Brunei is mulling new regulations on the use of drones, local media sources reported March 13.
According to The Brunei Times, the Department of Civil Aviation (DCA) of the Ministry of Communications indicated in a statement that it recognizes the innovative potential of drones and was in consultations with stakeholders in developing and reviewing a regulatory framework their use.
“This regulatory framework will address the safety and security concerns and risks associated with the use of UAs [unmanned aircraft],” the department said in a statement.Enjoying this article? Click here to subscribe for full access. Just $5 a month.
However, the bulk of the statement was intended to remind the public that as of now, the launching of any drones – unmanned aircraft (UA), unmanned aerial vehicles, and unmanned aerial systems (UAS) – is strictly prohibited.
“Nevertheless, the DCA would like to seek the cooperation from the public to adhere to the existing Civil Aviation Order for the safety and security of the air navigation,” the statement said.
According to the statement, flying drones is a prohibited activity under Section 21 of Civil Aviation Order 2006. The DCA stressed that drones can pose a number of safety and security risks to air navigation, controlled airspace and densely-populated areas. It also added that anyone failing to comply with any provision of the Order would be subject to a fine not exceeding $50,000 and imprisonment for a term not exceeding five years or both, in accordance with Section 51. Exemptions, however, are granted by the DCA on a case-by-case basis.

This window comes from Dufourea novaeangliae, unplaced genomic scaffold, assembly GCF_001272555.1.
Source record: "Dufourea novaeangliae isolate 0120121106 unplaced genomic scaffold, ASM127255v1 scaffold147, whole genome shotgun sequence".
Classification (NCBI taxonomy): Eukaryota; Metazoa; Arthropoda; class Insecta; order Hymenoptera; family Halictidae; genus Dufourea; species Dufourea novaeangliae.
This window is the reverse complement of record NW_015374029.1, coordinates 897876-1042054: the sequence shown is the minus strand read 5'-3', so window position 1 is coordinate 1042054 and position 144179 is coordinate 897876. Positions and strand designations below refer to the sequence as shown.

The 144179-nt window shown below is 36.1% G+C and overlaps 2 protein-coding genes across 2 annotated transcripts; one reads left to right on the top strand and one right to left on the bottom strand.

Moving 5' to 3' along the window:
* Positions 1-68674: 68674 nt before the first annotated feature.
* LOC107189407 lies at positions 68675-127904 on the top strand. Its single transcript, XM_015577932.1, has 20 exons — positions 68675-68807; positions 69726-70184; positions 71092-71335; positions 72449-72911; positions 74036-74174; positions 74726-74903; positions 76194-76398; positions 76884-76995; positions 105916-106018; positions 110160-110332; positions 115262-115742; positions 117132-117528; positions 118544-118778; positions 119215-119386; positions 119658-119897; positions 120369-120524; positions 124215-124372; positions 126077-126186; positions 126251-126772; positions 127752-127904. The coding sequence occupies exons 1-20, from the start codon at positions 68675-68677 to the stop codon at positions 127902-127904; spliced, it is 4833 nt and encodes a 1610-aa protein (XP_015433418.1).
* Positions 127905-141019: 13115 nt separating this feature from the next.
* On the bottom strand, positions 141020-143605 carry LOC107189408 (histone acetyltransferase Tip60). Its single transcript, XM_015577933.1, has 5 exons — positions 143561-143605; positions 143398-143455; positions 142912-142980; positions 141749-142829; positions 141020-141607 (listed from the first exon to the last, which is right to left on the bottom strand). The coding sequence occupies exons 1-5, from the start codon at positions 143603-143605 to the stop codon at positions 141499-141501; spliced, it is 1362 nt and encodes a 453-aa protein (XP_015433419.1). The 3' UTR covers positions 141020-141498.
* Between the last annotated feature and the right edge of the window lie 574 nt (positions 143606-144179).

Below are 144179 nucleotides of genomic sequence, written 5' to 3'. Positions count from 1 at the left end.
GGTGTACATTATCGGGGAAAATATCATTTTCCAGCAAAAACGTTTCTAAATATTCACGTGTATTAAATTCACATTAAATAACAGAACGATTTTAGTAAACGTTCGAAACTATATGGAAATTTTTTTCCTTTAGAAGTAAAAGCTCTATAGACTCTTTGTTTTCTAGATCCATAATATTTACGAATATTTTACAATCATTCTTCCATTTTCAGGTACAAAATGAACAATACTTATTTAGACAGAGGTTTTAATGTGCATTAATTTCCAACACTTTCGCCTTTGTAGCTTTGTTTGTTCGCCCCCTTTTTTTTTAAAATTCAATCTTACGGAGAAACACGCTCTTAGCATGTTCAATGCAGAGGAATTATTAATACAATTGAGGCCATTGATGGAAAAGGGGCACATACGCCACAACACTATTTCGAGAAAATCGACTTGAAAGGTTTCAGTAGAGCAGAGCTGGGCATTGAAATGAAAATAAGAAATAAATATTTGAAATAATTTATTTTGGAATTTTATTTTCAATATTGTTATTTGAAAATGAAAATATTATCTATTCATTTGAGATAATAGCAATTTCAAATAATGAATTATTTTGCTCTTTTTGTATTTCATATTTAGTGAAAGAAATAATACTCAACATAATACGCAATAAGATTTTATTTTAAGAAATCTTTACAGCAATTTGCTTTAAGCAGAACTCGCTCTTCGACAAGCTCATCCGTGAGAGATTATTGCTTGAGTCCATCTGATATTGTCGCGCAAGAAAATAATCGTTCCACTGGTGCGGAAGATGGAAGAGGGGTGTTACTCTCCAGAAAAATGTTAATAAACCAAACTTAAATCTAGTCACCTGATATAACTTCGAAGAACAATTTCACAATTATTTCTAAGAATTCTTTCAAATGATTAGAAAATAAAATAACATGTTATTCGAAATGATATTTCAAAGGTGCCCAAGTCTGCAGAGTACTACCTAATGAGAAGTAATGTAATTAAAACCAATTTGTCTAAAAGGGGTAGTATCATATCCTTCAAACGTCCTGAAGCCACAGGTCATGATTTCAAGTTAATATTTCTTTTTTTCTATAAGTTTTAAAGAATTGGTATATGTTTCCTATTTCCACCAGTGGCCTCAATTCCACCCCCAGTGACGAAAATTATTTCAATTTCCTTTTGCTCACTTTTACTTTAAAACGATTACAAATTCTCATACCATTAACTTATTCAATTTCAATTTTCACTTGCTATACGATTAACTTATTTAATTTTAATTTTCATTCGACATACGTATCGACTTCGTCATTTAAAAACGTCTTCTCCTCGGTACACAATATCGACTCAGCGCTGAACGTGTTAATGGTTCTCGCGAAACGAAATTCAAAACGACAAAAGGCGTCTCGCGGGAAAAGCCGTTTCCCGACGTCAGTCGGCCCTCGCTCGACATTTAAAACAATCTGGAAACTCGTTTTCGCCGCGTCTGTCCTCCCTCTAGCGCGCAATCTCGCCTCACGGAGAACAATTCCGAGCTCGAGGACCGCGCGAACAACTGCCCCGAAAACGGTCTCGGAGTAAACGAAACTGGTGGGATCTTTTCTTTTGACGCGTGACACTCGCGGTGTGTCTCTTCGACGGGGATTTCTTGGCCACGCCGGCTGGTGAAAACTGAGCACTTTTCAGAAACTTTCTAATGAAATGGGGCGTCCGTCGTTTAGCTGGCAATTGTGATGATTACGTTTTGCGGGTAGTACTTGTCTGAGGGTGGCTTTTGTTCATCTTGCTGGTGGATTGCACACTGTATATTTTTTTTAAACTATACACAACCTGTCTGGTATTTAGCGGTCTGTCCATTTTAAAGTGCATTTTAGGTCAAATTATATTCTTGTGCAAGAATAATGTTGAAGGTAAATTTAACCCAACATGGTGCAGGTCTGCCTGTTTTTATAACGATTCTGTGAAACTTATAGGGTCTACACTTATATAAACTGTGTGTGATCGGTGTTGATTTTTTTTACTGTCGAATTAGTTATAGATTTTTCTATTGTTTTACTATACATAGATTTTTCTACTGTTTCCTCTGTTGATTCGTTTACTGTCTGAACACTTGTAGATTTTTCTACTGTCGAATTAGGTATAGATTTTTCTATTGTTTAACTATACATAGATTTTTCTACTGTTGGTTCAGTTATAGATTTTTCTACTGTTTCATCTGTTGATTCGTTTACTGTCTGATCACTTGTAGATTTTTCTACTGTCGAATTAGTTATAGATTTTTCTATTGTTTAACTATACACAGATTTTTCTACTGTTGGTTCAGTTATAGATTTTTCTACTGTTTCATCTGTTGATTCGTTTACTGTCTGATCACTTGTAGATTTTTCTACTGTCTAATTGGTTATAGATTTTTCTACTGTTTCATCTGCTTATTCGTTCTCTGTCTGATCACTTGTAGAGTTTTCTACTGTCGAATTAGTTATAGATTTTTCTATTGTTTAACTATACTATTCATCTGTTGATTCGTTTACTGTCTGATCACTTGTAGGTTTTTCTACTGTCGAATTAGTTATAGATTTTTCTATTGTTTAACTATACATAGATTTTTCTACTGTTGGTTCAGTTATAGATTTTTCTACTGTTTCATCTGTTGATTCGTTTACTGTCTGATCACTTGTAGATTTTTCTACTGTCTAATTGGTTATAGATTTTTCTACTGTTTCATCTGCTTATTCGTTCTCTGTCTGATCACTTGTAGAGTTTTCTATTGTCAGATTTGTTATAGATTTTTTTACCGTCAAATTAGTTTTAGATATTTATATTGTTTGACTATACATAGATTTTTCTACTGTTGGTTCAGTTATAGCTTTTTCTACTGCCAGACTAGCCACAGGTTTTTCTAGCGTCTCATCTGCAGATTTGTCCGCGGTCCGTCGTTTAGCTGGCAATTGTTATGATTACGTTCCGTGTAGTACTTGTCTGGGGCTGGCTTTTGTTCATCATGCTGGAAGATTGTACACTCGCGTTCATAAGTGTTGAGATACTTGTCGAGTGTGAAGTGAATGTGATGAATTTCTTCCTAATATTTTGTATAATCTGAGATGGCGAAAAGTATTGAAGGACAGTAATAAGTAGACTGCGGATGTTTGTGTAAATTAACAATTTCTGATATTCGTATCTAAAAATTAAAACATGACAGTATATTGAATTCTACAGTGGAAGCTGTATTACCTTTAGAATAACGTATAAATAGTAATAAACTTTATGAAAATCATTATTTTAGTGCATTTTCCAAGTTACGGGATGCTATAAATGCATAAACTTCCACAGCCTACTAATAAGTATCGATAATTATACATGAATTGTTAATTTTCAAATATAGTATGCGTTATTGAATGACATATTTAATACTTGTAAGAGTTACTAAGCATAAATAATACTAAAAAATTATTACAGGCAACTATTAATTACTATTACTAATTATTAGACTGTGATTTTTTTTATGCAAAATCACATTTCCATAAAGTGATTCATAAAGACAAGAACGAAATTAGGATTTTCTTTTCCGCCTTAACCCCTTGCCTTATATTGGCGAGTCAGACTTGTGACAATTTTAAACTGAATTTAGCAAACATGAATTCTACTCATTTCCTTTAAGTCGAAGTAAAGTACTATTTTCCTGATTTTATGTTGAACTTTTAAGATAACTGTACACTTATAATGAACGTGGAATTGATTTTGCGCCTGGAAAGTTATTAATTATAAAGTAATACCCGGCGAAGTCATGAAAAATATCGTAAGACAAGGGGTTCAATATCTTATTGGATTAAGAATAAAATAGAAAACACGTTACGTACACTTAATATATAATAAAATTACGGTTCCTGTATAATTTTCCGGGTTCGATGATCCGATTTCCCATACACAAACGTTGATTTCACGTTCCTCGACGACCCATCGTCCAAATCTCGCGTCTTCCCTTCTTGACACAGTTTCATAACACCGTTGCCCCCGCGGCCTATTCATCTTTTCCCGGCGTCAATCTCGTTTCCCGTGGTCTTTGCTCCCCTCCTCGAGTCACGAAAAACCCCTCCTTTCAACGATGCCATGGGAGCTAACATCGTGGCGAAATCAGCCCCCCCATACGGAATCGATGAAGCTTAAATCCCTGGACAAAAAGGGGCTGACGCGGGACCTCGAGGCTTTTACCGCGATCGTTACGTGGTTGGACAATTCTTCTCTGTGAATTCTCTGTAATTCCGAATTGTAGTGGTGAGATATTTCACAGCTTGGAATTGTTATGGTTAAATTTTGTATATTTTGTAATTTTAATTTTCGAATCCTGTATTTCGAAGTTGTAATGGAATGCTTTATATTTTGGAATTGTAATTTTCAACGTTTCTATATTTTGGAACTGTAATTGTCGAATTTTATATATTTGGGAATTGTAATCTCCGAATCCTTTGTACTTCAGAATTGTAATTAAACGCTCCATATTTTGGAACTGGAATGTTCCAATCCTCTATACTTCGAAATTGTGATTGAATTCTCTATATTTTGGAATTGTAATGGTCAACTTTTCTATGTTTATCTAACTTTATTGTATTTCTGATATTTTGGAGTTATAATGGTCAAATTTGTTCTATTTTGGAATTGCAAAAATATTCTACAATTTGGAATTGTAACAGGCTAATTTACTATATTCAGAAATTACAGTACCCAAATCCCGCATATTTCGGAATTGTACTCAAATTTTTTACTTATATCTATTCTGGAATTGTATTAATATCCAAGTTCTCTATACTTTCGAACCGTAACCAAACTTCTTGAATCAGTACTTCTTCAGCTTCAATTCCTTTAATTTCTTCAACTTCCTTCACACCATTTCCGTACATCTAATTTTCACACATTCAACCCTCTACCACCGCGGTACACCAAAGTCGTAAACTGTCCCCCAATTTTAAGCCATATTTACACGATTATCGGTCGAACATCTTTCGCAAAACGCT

Like other countries in Southeast Asia, Brunei is struggling to regulate the proliferation of drones which have many civilian applications beyond their military uses that often grab the headlines – from regulating illegal poaching to crop monitoring – but also pose privacy and safety concerns. Earlier this year, The Brunei Times reported that Teleconsult Sdn Bhd had developed SkyEye – software that allows users to change the standard movement capabilities of drones to closely audit towers that meets the needs of the telecommunications industry.
Last month, The Diplomat reported that Cambodia had banned drones from the airspace of the country’s capital without approval just days after a German national had flown a camera-equipped drone over the country’s royal palace and alarmed the queen who was in the courtyard.